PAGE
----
Visual Liberation: Mambety Speaks…

A Cinematic Genius warns against the dangers of capitalism…

“We are done. I’m not speaking only about us here in Africa but of humanity, of man… The feeling I have is that we are done for if we have traded our souls for money.”

—Djibril Diop Mambéty,  Director of “Touki Bouki” & “Hyenas,” 1945-1998

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Djibril Diop Mambety, Senegals’s Rebel Filmmaker 

Most radical spirits and those who wished to “change the world” (a hollow term at this point) have left the arts, incredulous and overwhelmed that the “Arts” have devolved after having been wholly won over by corporate values and American imperialist hegemony.  The bourgeois affectation of middle-brow cinema has destroyed us: “Movies should be intelligent, but not dangerous to the establishment,” they demand. Even worse, everyone from Oprah Winfrey to HBO are in collusion and so 

we all

give in. 

There are very few people on this planet who see cinema as a liberation tool.  Instead, it is fair to say as Mambety lamented, that we have sold ourselves out…and for nothing in return except the specter of shadows and awards from the spectacle. All that seek to keep one enslaved. In this Brave New World, we not only accept this- we want this!

And while these Visigoths have obviously won (knowing full well the impact cinema could have on future liberation politics) – it is the perversion of the mirror we look into that disturbs me. Warped surfaces reflect our obscene desires and most heartfelt delusions. As if Frantz Fanon had written The Portrait of Dorian Gray – the gross image of our soul that hangs in the closet must be revealed and it’s own mask removed. It’s the mask of the mask of the mask that must be removed.

Keep storming the barricades of your imagination.  And for the love (or hate) of man – if you pick up a camera to make a movie have something to say other than “Action!” 

*Djibril Diop Mambety, the darker side of Senegals’s coin (Ousmane Sembene reflecting the lighter side) is the director of masterworks such as Touki Bouki and Hyenas, the only features he ever made. His work is taut, unrelenting and shaded with funereal satire. A radical in every way, he never pretended that life was getting any better and he never looked away from the problems inherent in his own life, Senegal, colonialism and the world at large.

The Cult Classic That Remains the Most Relevant Film Right Now In The USA

“As an Act of Protest – Best Black Movie Nobody Will See This Year.”

                          – Kam Williams, The Black World Today, Nov. 27, 2002

“Powerful…”

                        – Ryan Shriver, The NY Times All Movie Guide (2006)

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Che Ayende, as Cairo, an actor exasperated by racism, who creative growth leads him to become a revolutionary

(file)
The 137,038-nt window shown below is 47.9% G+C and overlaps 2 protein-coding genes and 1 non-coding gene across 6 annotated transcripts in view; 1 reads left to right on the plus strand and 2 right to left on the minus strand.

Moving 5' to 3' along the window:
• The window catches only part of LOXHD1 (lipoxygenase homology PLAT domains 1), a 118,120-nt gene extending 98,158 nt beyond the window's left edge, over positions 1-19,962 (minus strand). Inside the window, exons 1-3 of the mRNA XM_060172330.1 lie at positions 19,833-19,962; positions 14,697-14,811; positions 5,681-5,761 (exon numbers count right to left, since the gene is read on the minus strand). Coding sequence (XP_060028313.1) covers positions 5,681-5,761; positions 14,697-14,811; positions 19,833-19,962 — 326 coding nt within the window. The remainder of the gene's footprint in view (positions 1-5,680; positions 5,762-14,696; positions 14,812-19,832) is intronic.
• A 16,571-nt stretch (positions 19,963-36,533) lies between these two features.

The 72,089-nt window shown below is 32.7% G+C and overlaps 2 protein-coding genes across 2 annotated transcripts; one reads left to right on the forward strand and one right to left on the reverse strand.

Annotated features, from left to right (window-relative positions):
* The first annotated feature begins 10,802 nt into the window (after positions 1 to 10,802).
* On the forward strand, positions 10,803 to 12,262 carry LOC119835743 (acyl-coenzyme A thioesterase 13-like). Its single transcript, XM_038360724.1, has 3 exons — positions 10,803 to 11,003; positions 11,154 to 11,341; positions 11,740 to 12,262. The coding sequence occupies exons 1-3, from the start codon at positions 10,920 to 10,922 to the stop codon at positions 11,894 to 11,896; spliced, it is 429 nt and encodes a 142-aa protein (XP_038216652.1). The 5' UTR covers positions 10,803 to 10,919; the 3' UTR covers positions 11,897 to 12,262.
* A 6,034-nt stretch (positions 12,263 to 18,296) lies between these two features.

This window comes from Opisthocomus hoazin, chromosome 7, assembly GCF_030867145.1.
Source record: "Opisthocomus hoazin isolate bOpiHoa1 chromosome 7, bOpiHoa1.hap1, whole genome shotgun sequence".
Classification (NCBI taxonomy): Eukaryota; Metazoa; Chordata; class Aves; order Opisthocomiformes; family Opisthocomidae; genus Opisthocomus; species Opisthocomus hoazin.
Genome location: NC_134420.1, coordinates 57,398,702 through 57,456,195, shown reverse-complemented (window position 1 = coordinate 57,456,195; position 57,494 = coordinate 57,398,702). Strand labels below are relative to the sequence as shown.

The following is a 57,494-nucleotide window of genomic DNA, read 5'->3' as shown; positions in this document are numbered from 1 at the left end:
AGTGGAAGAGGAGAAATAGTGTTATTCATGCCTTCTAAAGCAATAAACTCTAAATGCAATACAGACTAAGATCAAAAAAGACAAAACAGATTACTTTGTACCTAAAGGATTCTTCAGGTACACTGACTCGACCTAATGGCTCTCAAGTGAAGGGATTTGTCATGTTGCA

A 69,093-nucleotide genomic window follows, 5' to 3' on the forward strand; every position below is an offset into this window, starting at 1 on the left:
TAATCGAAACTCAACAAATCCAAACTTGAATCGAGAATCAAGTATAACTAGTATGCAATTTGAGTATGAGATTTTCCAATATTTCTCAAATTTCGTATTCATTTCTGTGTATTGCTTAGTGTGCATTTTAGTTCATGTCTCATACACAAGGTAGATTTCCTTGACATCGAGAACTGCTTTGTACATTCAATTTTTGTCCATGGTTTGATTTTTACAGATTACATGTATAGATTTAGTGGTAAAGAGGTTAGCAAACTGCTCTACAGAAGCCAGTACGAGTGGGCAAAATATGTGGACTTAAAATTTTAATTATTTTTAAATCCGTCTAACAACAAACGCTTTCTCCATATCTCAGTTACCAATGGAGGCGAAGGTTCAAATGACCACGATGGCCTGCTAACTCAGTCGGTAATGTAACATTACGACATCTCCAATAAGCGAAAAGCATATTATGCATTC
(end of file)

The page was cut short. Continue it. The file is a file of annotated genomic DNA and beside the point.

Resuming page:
You cannot have a revolution without having an art to go alongside it.  Sometimes that art is living itself, sometimes it’s the expression of the angst through blood. Sometimes the tears mean more in the glimpse of 24 frames per second. Sometimes, often in actual life, there is no time for tears — and certainly no poetry that comes along with it… “Revolutions are not fought in, of, or by poems,” as Umar from the Last Poets warned in As an Act of Protest.  But it certainly helps to have those poems going up into the sky like fireworks…and hoping that their residue settles onto a willing recipient before the final axe falls or before the final step of the American gestalt is taken.  You can’t clap with one hand.  But you can still wield a sword.  Or a pen.

 

 

In order to bring Dennis Leroy Kangalee’s controversial and haunting 2002 cult film As an Act of Protest to a new generation of film enthusiasts, activists, organizers, and those interested in revolutionary expression, Speller St. Films (who brought the world Wilmington on Fire in 2015) will host online screenings of the movie in an attempt to relay the vitality and importance of the film originally made in response to the murder of Amadou Diallo in 1999 and unfortunately now – the most relevant independent film, perhaps, in American history in the aftermath of George Floyd’s killing and Rayshard Brooks’ execution. The film charts the unmapped territory of the fears, inclinations, and proclivities of conscientious Black Americans who are aware that they are “walking in terrible darkness” as James Baldwin once asserted. The film expresses the angst and racism of a system riddled with racism like a corpse covered in tumors. From hostile bankers and a Theater community entrenched in thwarting the liberatory desires of Black dramatists to the hypocrites of Higher Education to families unable to confront the serious trauma of racism to an unbridled savagery contained within the American police force, Cairo – like a character out of Kafka – has nowhere to turn and the more he dares to open his eyes…the more racism he dares to see. Described once as an “internal Battle of Algiers” and “radical Taxi Driver” (had that film been a progressive movie) — As an Act of Protest is a perfect introduction to Dennis Leroy Kangalee’s art, his admiration for the Black Arts Movement — and a stellar example of an unheralded movement and radical inclination in American cinema and drama that went completely under the radar beginning twenty-five years ago. 

— Joshua Kibuka for the New Black Arts Alliance, Speller St. Films June 9, 2020

Stay tuned for more updates on the release of As an Act of Protest and please visit my page here for more information, clips, and a detailed history of my film…

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